The changes that have deprived Tennesseans of coverage began in the fall of 2013 when the state ended in-person assistance for residents applying for TennCare, removing an important service that helped them navigate the application process. The state decided instead to make the federal Health Insurance Marketplace website the only means for applying for TennCare, leaving many residents without coverage because the site cannot determine eligibility for individuals falling within certain categories.
The plaintiffs in the case include April Reynolds, a mother of three, who applied for coverage in February. The next month she suffered a high blood pressure episode that nearly resulted in a heart attack. Doctors told her that if she had waited any longer to go to the hospital, she may have died. She was hospitalized in critical care for three days.
Reynolds now owes more than $20,000 for her medical care and was told by doctors that she needs to receive monthly checkups. Because she’s afraid to accrue more debt, Reynolds has seen a doctor only once since the incident.
The lawsuit also describes how the family of a baby identified as “S.P.” incurred more than $17,000 in medical bills after the child was diagnosed with a severe bacterial infection. Despite applying for TennCare, the family has struggled to receive information about the status of their application. They have yet to receive coverage.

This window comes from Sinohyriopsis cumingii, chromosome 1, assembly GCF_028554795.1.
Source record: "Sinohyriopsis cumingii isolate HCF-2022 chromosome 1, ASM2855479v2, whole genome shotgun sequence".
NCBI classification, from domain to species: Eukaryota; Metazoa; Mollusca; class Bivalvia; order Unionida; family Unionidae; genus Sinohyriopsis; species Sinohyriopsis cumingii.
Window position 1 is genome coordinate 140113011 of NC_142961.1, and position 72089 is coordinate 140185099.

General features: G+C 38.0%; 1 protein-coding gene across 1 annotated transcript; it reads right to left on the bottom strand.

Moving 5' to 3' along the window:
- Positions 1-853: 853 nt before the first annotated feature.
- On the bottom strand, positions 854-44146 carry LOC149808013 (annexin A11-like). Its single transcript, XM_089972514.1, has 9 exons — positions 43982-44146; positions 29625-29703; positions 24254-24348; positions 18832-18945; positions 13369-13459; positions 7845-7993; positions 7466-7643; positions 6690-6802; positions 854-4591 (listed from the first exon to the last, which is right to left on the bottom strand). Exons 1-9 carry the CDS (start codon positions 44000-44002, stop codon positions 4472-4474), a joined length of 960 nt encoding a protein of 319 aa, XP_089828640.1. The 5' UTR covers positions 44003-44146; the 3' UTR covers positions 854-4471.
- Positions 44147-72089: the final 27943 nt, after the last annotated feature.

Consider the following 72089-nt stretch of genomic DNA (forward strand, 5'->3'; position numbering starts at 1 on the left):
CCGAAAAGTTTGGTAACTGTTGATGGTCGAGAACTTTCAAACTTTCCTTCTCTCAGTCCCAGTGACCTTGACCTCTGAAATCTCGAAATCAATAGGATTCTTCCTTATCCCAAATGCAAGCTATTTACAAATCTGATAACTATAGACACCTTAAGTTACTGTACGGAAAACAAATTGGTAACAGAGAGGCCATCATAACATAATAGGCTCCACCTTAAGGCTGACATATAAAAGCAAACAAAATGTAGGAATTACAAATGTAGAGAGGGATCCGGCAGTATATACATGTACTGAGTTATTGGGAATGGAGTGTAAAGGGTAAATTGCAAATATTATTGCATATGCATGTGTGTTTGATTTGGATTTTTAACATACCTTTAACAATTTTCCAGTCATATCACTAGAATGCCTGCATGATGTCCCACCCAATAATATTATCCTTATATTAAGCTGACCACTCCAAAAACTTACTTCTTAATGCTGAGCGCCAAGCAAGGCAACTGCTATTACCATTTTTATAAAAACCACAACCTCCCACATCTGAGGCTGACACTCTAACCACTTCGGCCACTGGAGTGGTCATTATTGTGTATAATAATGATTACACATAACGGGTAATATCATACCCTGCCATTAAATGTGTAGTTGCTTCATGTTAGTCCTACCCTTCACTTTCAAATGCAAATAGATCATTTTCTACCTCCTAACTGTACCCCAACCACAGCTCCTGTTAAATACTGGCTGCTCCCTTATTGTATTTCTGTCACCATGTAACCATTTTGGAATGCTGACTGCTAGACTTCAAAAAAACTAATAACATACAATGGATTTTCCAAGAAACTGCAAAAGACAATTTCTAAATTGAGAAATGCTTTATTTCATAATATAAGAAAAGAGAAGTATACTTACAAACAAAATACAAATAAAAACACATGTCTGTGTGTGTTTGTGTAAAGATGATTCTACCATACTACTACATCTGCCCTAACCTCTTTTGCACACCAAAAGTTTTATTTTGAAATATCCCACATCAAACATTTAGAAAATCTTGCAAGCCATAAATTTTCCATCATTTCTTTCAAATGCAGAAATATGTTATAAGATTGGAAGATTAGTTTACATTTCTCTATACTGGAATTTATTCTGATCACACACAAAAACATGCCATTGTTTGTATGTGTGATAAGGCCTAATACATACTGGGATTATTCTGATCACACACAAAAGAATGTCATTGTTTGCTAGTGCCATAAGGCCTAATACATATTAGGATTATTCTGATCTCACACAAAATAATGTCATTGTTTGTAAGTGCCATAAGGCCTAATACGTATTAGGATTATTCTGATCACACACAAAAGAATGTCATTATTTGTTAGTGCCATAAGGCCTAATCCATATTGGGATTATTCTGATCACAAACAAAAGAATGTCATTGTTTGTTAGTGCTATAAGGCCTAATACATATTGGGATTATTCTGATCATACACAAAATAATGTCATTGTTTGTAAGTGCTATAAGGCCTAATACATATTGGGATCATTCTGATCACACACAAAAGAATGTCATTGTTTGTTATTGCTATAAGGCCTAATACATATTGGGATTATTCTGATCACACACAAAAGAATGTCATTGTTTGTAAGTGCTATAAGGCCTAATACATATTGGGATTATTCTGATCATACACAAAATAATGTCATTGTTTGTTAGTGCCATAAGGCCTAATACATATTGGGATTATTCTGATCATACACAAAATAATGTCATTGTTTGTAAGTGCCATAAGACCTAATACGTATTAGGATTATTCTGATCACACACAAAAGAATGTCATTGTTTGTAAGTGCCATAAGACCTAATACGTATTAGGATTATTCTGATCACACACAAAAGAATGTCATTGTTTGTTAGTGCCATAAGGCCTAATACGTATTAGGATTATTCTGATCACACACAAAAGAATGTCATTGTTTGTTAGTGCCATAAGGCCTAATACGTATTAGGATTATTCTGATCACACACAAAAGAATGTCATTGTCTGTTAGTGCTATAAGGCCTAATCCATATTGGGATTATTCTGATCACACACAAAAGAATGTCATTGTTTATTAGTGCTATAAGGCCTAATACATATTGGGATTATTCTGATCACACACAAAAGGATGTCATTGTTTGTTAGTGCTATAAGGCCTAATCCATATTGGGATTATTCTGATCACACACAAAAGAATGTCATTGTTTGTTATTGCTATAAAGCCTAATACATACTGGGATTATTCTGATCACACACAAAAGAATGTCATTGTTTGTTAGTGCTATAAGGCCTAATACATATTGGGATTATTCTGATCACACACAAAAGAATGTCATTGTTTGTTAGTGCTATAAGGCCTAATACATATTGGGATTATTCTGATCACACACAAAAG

Plaintiff Melissa Wilson, a caretaker of three young grandchildren, has been stuck without care since February. Wilson has kidney failure and requires regular blood transfusions to live. She is supposed to take 17 medications daily but can only afford three of them.
She has called TennCare every two weeks since February, but every time, she has been told the status of her application is not known. Wilson needs to see specialists in order to stay healthy, but without health care coverage she has been able to see a doctor only at a health clinic. She can’t even afford to see her own primary care doctor.
Another plaintiff is a baby identified as “S.G.,” who was born two months premature. He was born into CoverKids coverage, but Tennessee revoked it the moment he left the hospital. S.G. has not had coverage since leaving the hospital.
As a premature child, he is at high risk of contracting the potentially fatal respiratory and airway virus known as RSV. He requires monthly shots – at $3,000 each – to prevent this illness. His parents can’t afford the treatment.
“These stories are real and they are heart wrenching,” said Brooke. “Despite countless appeals and stern notices from CMS, Tennessee has recklessly and obstinately refused to address the problem. We had no choice but to act to try and prevent further suffering.”